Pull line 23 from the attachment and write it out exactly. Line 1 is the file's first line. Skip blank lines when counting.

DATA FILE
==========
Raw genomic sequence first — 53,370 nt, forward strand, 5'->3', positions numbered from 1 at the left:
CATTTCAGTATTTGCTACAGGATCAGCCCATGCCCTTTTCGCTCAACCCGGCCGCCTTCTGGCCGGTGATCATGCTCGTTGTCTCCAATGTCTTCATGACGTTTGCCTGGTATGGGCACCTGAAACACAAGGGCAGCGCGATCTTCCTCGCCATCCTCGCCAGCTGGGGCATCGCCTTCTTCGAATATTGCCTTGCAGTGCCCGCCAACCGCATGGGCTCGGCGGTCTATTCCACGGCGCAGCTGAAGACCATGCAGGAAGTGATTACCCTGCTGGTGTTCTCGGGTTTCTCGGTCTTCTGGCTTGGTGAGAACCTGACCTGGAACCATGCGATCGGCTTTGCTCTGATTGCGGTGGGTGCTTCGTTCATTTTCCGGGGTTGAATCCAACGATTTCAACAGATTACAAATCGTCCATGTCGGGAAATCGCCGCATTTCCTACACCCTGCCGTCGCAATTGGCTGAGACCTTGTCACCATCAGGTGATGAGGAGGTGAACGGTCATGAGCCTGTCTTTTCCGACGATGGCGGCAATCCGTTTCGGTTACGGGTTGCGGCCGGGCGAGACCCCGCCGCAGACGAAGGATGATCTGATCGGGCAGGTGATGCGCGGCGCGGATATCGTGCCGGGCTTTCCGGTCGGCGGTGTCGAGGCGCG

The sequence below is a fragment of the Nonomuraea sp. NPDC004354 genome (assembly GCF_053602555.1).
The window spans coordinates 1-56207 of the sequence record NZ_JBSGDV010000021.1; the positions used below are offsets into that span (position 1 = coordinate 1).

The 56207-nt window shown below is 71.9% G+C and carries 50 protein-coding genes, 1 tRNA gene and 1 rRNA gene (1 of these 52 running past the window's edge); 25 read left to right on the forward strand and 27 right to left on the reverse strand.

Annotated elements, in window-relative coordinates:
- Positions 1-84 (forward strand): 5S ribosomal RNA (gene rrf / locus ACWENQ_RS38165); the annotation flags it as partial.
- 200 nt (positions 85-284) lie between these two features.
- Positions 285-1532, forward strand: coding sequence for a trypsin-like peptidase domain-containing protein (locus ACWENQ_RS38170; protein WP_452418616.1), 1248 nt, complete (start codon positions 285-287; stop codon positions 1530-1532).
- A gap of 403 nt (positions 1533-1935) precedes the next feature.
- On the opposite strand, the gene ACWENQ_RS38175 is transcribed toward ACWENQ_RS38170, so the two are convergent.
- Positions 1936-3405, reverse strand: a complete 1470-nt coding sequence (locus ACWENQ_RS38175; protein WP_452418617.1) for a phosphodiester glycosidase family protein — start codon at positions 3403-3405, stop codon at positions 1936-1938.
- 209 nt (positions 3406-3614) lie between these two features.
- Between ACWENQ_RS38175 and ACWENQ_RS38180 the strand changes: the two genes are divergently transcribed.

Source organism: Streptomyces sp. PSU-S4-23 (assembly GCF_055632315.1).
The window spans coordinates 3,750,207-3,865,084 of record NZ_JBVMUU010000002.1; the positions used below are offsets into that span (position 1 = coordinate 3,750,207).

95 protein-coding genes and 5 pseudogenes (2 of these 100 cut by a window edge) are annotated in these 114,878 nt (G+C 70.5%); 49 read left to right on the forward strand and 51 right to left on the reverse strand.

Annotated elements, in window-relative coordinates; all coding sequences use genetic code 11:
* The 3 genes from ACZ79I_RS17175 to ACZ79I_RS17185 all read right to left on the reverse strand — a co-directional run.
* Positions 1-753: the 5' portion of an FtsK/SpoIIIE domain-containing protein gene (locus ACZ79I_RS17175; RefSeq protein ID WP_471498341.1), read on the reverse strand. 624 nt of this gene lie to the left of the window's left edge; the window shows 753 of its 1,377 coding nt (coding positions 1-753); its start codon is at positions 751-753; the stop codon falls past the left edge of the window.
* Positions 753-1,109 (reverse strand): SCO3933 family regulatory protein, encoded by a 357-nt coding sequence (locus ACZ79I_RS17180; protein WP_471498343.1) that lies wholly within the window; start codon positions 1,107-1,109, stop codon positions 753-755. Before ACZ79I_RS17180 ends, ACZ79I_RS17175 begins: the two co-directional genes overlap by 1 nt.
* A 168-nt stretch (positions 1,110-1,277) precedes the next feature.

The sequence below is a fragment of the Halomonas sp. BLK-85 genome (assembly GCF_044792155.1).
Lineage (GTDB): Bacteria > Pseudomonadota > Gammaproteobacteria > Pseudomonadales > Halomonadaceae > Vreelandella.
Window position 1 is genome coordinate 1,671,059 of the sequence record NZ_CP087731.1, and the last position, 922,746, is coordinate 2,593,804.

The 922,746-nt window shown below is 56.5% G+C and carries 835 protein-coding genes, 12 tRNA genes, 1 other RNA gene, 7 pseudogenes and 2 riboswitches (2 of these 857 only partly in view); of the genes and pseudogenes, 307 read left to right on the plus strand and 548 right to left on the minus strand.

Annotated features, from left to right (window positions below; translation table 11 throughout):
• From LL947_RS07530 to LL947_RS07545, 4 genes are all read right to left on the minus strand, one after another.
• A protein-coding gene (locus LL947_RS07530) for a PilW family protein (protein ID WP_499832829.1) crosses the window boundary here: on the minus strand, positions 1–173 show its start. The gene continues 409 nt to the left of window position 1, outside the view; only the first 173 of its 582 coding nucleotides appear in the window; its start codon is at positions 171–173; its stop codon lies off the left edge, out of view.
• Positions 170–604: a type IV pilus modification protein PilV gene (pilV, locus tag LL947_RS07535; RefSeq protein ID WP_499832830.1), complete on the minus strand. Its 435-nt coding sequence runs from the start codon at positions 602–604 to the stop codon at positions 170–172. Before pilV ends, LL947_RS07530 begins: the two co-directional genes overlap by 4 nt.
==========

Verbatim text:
The sequence below is a fragment of the Halomonas sp. BLK-85 genome (assembly GCF_044792155.1).